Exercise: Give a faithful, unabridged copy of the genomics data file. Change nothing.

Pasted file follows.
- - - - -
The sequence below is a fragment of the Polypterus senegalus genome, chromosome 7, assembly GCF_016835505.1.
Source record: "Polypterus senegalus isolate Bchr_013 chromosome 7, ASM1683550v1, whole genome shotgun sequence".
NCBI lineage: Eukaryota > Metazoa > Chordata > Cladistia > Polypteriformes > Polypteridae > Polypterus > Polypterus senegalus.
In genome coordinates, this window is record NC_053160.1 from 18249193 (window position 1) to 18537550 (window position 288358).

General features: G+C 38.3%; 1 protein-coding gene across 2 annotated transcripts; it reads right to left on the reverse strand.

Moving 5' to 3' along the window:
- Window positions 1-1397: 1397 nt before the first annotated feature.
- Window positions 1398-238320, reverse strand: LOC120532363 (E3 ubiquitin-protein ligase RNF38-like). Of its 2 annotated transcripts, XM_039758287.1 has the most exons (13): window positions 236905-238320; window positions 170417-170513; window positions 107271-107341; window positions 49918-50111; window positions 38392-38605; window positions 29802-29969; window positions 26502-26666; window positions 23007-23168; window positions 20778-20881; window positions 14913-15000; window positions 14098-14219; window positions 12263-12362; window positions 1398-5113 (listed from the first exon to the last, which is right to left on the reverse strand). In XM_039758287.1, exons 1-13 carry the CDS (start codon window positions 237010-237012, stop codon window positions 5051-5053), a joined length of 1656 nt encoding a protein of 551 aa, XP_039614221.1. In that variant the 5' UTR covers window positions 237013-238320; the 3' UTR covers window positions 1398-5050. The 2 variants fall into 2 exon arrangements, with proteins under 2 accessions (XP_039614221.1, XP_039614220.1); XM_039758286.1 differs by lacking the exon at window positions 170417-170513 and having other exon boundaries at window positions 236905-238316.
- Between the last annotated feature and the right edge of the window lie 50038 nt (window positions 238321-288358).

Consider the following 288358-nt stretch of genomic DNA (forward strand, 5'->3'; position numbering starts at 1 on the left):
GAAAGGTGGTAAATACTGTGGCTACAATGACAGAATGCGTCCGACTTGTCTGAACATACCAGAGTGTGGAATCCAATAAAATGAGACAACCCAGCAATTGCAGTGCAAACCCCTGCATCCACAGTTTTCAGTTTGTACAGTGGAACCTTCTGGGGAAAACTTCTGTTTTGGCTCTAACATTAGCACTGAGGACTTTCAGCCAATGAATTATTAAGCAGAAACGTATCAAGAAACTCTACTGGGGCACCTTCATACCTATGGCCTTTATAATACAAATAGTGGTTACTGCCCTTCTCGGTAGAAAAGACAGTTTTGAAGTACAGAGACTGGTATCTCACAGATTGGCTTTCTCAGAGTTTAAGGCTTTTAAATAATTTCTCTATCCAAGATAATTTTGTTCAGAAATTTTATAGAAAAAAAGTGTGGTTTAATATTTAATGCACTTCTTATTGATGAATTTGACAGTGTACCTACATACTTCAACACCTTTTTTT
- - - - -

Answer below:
The sequence below is a fragment of the Polypterus senegalus genome, chromosome 7, assembly GCF_016835505.1.
Source record: "Polypterus senegalus isolate Bchr_013 chromosome 7, ASM1683550v1, whole genome shotgun sequence".
NCBI lineage: Eukaryota > Metazoa > Chordata > Cladistia > Polypteriformes > Polypteridae > Polypterus > Polypterus senegalus.
In genome coordinates, this window is record NC_053160.1 from 18249193 (window position 1) to 18537550 (window position 288358).

General features: G+C 38.3%; 1 protein-coding gene across 2 annotated transcripts; it reads right to left on the reverse strand.

Moving 5' to 3' along the window:
- Window positions 1-1397: 1397 nt before the first annotated feature.
- Window positions 1398-238320, reverse strand: LOC120532363 (E3 ubiquitin-protein ligase RNF38-like). Of its 2 annotated transcripts, XM_039758287.1 has the most exons (13): window positions 236905-238320; window positions 170417-170513; window positions 107271-107341; window positions 49918-50111; window positions 38392-38605; window positions 29802-29969; window positions 26502-26666; window positions 23007-23168; window positions 20778-20881; window positions 14913-15000; window positions 14098-14219; window positions 12263-12362; window positions 1398-5113 (listed from the first exon to the last, which is right to left on the reverse strand). In XM_039758287.1, exons 1-13 carry the CDS (start codon window positions 237010-237012, stop codon window positions 5051-5053), a joined length of 1656 nt encoding a protein of 551 aa, XP_039614221.1. In that variant the 5' UTR covers window positions 237013-238320; the 3' UTR covers window positions 1398-5050. The 2 variants fall into 2 exon arrangements, with proteins under 2 accessions (XP_039614221.1, XP_039614220.1); XM_039758286.1 differs by lacking the exon at window positions 170417-170513 and having other exon boundaries at window positions 236905-238316.
- Between the last annotated feature and the right edge of the window lie 50038 nt (window positions 238321-288358).

Consider the following 288358-nt stretch of genomic DNA (forward strand, 5'->3'; position numbering starts at 1 on the left):
GAAAGGTGGTAAATACTGTGGCTACAATGACAGAATGCGTCCGACTTGTCTGAACATACCAGAGTGTGGAATCCAATAAAATGAGACAACCCAGCAATTGCAGTGCAAACCCCTGCATCCACAGTTTTCAGTTTGTACAGTGGAACCTTCTGGGGAAAACTTCTGTTTTGGCTCTAACATTAGCACTGAGGACTTTCAGCCAATGAATTATTAAGCAGAAACGTATCAAGAAACTCTACTGGGGCACCTTCATACCTATGGCCTTTATAATACAAATAGTGGTTACTGCCCTTCTCGGTAGAAAAGACAGTTTTGAAGTACAGAGACTGGTATCTCACAGATTGGCTTTCTCAGAGTTTAAGGCTTTTAAATAATTTCTCTATCCAAGATAATTTTGTTCAGAAATTTTATAGAAAAAAAGTGTGGTTTAATATTTAATGCACTTCTTATTGATGAATTTGACAGTGTACCTACATACTTCAACACCTTTTTTT